New XLoader Botnet Uses Probability Theory to Hide its Servers
Threat analysts have spotted a new version of the XLoader botnet malware that uses probability theory to hide its command and control servers, making it difficult to disrupt the malware’s operation.
This helps the malware operators continue using the same infrastructure without the risk of losing nodes due to blocks on identified IP addresses while also reducing the chances of being tracked and identified.
XLoader is an information-stealer that was originally based on Formbook, targeting Windows and macOS operating systems. It first entered widespread deployment in January 2021.
Researchers at Check Point, who have been following the evolution of the malware, have sampled and analyzed the more recent XLoader versions 2.5 and 2.6 and spotted some critical differences compared to previous versions.
Law of large numbers
XLoader already camouflaged its actual command and control (C2) servers in version 2.3 by hiding the real domain name in a configuration that includes 63 decoys.
In the most recent versions, though, Check Point’s analysts noticed that the malware overwrites 8 out of a list of randomly chosen domains from the 64 in its configuration list with new values in every communication attempt.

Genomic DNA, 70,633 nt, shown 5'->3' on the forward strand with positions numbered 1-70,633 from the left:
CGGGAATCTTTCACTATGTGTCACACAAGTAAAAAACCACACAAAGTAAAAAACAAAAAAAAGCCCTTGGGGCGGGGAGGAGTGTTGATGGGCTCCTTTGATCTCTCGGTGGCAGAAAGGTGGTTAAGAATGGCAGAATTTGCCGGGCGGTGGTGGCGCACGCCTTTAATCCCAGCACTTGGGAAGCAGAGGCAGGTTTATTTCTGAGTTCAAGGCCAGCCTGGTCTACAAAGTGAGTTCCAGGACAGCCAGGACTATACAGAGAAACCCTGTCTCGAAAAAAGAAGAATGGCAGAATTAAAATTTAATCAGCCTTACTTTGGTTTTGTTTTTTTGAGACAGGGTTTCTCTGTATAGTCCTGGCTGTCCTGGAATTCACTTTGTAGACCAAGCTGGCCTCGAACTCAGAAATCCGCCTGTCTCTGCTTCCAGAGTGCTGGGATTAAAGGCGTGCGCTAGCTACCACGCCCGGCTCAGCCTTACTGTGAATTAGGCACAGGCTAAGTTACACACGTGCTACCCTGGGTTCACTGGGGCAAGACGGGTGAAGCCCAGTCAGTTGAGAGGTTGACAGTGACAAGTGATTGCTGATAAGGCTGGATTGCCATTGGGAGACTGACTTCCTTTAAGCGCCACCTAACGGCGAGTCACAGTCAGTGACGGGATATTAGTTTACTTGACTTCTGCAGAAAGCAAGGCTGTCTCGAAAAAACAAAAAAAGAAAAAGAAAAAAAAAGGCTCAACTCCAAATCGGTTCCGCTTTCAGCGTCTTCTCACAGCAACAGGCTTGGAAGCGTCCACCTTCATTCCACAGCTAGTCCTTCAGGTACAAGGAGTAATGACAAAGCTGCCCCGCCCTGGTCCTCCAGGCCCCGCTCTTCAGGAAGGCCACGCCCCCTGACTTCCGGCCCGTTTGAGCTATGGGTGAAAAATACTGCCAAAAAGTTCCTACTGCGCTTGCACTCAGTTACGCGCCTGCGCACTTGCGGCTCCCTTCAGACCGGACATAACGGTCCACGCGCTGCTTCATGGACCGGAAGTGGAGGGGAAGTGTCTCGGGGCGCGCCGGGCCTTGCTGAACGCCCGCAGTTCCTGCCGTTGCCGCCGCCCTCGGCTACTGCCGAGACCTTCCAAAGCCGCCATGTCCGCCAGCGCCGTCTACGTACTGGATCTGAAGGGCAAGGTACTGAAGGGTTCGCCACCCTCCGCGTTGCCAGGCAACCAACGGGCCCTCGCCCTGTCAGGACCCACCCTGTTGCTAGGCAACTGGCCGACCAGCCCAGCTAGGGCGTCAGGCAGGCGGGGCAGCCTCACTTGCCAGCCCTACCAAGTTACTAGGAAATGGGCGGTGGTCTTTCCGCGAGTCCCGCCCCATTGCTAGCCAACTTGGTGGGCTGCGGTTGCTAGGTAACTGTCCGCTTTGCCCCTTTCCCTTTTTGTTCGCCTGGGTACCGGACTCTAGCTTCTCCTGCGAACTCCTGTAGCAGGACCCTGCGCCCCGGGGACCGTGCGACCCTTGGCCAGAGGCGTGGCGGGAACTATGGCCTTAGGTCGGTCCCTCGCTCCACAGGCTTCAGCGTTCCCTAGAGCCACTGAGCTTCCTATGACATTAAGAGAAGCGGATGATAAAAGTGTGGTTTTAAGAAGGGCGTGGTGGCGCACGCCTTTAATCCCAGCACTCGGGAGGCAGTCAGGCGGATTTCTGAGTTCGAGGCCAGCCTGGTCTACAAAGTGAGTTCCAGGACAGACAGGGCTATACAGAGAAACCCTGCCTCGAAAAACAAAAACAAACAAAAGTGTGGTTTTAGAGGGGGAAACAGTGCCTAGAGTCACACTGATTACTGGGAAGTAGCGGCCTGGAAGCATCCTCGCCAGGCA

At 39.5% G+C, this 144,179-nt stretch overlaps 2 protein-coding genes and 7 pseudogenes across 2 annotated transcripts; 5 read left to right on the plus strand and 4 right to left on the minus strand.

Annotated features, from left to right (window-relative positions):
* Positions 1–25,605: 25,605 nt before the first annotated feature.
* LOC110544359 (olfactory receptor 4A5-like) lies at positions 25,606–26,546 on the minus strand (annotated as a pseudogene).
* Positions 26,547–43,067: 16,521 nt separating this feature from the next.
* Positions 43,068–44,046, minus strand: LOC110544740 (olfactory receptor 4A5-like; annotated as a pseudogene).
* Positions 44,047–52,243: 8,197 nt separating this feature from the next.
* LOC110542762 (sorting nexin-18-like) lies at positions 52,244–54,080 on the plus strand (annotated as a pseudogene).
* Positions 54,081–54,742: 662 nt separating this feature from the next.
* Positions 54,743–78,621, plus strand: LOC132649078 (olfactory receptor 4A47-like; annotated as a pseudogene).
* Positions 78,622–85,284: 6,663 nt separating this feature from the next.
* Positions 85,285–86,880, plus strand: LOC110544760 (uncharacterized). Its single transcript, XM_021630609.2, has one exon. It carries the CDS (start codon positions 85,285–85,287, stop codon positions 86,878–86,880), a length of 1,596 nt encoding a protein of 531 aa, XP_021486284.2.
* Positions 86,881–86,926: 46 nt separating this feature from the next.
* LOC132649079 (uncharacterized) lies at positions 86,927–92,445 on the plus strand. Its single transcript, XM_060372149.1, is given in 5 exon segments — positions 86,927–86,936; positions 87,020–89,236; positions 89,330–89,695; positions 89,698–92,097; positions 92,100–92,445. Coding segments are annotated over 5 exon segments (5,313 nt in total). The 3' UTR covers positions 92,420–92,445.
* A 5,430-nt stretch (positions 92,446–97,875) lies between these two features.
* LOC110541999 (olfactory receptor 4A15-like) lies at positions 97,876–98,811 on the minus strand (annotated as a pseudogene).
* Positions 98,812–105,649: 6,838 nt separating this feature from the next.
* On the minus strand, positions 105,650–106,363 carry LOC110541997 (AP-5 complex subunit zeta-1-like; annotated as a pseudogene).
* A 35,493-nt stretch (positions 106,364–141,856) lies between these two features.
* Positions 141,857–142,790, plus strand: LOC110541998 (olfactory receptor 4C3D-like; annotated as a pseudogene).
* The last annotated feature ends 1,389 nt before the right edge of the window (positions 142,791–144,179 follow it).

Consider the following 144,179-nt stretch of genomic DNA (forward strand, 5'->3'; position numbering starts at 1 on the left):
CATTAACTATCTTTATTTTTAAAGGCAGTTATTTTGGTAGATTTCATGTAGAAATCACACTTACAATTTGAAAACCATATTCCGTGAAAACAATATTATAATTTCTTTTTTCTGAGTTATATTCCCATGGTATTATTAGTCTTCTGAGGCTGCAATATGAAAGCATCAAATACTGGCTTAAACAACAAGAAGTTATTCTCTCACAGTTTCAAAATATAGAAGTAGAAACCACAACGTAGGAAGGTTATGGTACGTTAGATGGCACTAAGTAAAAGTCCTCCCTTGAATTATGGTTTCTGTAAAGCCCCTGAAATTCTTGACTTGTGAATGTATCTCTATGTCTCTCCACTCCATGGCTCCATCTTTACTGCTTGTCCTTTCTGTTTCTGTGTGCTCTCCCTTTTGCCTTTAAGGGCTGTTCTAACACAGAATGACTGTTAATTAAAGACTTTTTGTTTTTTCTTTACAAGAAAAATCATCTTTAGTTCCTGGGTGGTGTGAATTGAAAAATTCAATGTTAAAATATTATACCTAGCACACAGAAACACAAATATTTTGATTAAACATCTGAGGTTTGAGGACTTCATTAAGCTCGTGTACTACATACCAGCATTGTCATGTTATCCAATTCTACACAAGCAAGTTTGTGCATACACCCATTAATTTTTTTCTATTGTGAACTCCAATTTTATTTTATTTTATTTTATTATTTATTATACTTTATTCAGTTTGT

“If the real C&C domain appears in the second part of the list, it is accessed in every cycle once in approximately every 80-90 seconds. If it appears in the first part of the list, it will be overwritten by another random domain name,” explains CheckPoint.
“The eight domains that overwrite the first part of the list are chosen randomly, and the real C&C domain might be one of them. In this case, the probability that a real C&C server will be accessed in the next cycle is 7/64 or 1/8 depending on the position of the “fake c2 (2)” domain.”
This helps in disguising the real C2 servers from security analysts while keeping the impact on the malware’s operations at a minimum.
Successful C2 access results from the law of large numbers, which increases the probabilities of obtaining the expected outcome given enough trials.
As CheckPoint explains via the following table, threat analysts would have to perform a lengthy emulation to derive the actual C2 address, which is an atypical practice and renders all automated scripts useless.
At the same time, for the malware operators, it would be unlikely for XLoader not to contact the genuine C2 address an hour after infection.
In version 2.6, CheckPoint noticed that XLoader removed this functionality from the 64-bit version of the payload, where the malware contacts the real C2 domain every time.
However, in 32-bit systems, which are very common in virtual machine-hosted sandboxes used by threat analysts, XLoader maintains the new C2 obfuscation.